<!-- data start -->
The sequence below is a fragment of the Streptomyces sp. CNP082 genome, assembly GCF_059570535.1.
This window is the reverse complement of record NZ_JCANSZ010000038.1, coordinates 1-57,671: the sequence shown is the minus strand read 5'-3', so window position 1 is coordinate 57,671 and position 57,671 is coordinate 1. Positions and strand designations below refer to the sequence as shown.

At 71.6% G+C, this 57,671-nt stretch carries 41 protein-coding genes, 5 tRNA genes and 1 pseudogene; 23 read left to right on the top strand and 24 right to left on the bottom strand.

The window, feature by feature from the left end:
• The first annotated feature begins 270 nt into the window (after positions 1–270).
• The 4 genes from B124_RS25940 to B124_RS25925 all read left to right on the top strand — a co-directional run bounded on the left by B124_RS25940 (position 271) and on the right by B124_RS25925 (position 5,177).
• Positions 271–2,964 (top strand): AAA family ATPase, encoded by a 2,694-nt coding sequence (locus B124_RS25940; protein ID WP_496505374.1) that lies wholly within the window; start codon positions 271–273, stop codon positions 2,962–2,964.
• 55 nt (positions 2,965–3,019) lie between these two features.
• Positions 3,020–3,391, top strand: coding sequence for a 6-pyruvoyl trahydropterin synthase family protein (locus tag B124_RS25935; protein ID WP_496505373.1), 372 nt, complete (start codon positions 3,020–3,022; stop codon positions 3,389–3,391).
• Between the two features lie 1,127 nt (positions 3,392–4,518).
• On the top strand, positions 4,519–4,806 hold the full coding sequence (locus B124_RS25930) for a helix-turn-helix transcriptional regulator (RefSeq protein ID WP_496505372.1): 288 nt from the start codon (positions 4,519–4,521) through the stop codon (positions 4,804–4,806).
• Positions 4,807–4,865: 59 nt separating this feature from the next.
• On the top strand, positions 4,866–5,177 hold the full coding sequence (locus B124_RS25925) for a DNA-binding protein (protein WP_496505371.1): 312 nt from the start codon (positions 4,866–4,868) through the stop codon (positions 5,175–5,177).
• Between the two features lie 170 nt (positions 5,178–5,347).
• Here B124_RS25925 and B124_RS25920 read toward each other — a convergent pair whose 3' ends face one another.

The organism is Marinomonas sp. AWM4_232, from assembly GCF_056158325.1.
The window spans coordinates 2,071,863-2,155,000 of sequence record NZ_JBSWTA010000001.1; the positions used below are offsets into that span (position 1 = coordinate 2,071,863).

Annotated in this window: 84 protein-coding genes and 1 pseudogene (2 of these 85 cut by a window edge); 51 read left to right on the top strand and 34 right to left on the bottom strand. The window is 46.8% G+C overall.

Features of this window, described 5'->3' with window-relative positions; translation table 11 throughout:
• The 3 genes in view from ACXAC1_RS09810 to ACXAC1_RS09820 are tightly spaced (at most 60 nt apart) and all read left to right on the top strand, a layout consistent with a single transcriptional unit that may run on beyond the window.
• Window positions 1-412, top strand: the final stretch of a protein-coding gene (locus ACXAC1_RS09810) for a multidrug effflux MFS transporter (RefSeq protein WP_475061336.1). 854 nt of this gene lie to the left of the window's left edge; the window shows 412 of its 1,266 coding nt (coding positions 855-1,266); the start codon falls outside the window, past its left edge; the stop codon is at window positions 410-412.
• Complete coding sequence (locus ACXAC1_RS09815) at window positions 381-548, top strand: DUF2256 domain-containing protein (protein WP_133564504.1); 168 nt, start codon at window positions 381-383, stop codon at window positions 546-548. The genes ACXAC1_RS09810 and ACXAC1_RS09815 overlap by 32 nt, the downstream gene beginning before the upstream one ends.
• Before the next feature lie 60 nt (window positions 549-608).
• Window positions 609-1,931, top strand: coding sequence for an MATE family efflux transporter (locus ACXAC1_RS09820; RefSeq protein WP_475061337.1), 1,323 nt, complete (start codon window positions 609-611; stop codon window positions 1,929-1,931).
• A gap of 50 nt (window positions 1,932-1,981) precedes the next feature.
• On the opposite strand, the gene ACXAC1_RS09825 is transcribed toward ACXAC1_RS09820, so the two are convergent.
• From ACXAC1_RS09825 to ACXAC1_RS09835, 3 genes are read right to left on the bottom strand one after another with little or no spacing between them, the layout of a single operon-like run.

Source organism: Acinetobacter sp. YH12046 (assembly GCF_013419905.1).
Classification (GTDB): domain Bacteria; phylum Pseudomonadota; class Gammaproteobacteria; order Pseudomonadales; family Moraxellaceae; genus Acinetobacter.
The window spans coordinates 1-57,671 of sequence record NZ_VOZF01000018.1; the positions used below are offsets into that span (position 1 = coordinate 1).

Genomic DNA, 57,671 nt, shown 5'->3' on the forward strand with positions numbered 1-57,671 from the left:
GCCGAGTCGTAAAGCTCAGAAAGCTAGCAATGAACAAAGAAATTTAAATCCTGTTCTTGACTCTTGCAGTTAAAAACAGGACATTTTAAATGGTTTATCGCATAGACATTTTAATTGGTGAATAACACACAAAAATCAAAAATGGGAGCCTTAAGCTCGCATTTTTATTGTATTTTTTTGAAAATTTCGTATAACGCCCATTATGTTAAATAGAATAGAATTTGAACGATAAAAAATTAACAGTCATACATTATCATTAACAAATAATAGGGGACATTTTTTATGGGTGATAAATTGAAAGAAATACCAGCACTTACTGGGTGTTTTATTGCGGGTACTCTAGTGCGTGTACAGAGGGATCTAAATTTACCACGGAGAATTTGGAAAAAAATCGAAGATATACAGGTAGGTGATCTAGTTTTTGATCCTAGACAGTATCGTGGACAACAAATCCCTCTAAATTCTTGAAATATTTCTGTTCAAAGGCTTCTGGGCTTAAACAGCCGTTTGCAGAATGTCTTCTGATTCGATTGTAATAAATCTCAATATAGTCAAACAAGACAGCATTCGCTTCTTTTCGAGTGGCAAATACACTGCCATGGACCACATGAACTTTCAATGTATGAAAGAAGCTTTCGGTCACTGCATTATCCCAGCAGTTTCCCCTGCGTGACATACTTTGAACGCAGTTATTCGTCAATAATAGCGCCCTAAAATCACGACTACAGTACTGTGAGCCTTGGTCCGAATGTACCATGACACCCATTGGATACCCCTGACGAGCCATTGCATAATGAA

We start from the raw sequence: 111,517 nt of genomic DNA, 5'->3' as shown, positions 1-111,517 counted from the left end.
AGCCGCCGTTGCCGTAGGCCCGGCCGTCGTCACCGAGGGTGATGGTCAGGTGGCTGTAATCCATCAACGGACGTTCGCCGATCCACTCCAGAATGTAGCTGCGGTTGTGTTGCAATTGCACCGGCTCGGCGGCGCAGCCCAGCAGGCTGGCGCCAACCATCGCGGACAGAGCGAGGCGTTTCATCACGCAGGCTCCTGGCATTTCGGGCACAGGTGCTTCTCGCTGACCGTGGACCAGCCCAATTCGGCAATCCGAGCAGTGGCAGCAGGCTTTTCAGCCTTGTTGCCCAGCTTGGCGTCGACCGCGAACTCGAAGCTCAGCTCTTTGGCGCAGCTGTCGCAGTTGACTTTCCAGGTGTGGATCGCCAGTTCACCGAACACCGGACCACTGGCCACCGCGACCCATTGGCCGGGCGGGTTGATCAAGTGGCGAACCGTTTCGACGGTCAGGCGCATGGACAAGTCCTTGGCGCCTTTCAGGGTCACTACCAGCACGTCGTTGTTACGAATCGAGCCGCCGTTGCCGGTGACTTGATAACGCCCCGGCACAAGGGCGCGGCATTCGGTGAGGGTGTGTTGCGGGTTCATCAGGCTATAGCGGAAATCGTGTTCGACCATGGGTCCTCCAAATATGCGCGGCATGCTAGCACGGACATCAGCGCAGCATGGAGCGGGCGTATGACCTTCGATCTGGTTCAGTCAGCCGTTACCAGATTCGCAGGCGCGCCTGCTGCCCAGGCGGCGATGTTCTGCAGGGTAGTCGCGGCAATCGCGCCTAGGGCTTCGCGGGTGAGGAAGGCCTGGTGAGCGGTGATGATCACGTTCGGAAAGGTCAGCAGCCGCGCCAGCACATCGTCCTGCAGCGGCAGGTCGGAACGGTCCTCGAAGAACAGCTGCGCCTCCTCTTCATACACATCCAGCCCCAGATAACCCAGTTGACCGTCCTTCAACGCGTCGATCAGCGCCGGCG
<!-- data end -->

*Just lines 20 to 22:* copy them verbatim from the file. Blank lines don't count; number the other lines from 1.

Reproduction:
• The 3 genes in view from ACXAC1_RS09810 to ACXAC1_RS09820 are tightly spaced (at most 60 nt apart) and all read left to right on the top strand, a layout consistent with a single transcriptional unit that may run on beyond the window.
• Window positions 1-412, top strand: the final stretch of a protein-coding gene (locus ACXAC1_RS09810) for a multidrug effflux MFS transporter (RefSeq protein WP_475061336.1). 854 nt of this gene lie to the left of the window's left edge; the window shows 412 of its 1,266 coding nt (coding positions 855-1,266); the start codon falls outside the window, past its left edge; the stop codon is at window positions 410-412.
• Complete coding sequence (locus ACXAC1_RS09815) at window positions 381-548, top strand: DUF2256 domain-containing protein (protein WP_133564504.1); 168 nt, start codon at window positions 381-383, stop codon at window positions 546-548. The genes ACXAC1_RS09810 and ACXAC1_RS09815 overlap by 32 nt, the downstream gene beginning before the upstream one ends.